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I've noticed on facebook, when viewing an image that is larger than the height of your browser window, it will alter the scrollbar of the entire page, so that scrolling up and down will reveal the parts of the image you're missing.

Having not been formally trained in the art of JavaScript/CSS, maybe I missed the lesson where I was supposed to learn how obvious the answer to this question is. Regardless, I thought I'd ask and see if you guys could help me understand how to override the browser's default scrollbar behavior.

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2 Answers 2

I'm pretty sure this is the default action in HTML. I'm not exactly sure what you are looking at but this maybe helpful.

If you are looking to do the same thing Lightbox maybe what you are looking for.

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Thank you, but if you take a look at their example page and click on any of the example images, the browser's scrollbar will behave just as you'd expect it to if the lightbox wasn't shown. –  Stephen May 31 '11 at 1:41
    
Say that page had no content below and you loaded up a large image it would add the scrollbars so you can see it. –  Andrew Threadgill May 31 '11 at 2:03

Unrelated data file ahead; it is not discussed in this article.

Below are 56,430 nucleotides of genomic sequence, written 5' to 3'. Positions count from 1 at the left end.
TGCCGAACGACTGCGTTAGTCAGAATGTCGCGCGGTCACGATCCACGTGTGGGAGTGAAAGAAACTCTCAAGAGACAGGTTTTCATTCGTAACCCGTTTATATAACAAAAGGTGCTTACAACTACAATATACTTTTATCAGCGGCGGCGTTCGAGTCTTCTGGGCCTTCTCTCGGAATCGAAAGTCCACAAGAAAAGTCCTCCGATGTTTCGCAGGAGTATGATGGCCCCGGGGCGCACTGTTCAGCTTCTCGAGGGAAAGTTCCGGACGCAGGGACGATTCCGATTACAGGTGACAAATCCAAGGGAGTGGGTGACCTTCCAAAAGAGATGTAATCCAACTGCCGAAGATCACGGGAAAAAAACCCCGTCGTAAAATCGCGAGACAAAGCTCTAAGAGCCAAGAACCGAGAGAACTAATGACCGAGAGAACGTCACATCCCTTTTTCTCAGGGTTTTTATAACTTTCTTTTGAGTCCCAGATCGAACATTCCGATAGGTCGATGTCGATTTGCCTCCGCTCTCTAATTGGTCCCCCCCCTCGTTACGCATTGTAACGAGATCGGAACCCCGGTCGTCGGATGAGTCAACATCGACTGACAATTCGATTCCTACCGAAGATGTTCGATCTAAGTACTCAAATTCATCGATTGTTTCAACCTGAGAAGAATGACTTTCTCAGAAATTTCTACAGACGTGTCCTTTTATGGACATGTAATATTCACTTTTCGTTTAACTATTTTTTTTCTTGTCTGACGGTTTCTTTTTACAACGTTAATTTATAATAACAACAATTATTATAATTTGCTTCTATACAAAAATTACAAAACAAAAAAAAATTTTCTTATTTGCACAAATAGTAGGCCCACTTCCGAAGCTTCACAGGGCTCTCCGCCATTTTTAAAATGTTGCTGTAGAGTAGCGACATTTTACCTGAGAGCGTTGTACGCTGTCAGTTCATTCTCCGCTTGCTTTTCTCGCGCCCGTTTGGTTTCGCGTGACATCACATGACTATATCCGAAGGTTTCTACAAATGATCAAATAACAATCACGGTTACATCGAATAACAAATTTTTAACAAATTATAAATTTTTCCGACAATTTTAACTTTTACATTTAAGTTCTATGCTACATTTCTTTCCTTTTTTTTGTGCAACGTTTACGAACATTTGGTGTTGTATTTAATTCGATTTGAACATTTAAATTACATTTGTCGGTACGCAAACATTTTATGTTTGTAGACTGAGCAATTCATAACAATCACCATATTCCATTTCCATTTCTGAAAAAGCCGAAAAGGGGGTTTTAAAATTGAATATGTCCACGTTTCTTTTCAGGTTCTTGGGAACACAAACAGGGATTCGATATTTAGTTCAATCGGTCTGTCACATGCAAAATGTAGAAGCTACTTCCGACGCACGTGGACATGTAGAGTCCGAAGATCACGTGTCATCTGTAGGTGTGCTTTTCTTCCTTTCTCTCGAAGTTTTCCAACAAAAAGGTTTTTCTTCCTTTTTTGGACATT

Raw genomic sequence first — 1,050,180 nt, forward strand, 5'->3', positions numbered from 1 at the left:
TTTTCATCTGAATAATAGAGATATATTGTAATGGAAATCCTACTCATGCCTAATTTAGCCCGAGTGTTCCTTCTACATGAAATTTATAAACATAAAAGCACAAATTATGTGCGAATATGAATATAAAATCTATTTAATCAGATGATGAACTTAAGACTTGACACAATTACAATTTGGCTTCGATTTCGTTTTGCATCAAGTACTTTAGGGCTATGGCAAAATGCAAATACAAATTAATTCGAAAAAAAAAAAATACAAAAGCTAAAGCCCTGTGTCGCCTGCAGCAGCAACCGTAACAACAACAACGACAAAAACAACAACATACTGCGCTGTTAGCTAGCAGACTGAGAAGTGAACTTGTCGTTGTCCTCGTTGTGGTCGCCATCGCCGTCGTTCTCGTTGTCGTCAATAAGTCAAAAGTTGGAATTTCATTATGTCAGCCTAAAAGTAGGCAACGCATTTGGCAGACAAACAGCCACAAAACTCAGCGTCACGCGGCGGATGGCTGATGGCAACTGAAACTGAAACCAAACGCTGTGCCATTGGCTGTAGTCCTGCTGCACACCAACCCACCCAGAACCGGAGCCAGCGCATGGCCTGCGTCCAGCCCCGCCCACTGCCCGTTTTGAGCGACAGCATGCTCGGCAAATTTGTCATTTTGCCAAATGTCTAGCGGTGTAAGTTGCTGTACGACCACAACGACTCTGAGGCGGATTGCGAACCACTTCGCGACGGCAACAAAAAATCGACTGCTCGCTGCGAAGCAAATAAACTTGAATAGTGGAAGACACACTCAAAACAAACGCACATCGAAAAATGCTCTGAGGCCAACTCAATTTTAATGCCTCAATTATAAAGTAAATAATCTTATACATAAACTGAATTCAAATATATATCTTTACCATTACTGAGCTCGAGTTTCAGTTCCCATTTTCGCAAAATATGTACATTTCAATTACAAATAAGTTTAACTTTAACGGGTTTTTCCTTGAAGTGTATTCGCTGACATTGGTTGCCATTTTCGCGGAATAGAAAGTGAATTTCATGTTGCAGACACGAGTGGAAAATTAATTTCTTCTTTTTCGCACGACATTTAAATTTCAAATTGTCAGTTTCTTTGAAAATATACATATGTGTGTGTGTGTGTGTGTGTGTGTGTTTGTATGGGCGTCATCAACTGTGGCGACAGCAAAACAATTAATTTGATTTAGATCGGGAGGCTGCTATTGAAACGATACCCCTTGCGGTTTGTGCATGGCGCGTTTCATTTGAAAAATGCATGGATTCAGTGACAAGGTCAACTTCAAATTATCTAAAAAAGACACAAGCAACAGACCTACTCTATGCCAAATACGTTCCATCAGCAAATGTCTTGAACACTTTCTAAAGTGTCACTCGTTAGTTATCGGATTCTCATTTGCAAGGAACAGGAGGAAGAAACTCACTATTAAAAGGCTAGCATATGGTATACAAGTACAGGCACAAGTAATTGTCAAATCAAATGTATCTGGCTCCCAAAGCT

While that may be the case, if you look at the facebook system, the entire default scrollbar system is replaced when the image viewer is loaded. –  Stephen May 31 '11 at 2:21
up vote 0 down vote accepted

Figured out what I was going for...

To use the facebook image viewer theater as an example, when you click to view an image, it will set body's overflow to hidden. At the same time, they will fade in their theater div, whose properties are something along the lines of:

position: fixed;
width: 100%;
height: 100%;
top: 0;
left: 0;

That way, if the image is taller than the viewing size of the browser window, it will place the div's scroll bar in the position where the body's scroll bar would go.

Again, maybe this is obvious for all of you. I'm still learning these tricks as I go.

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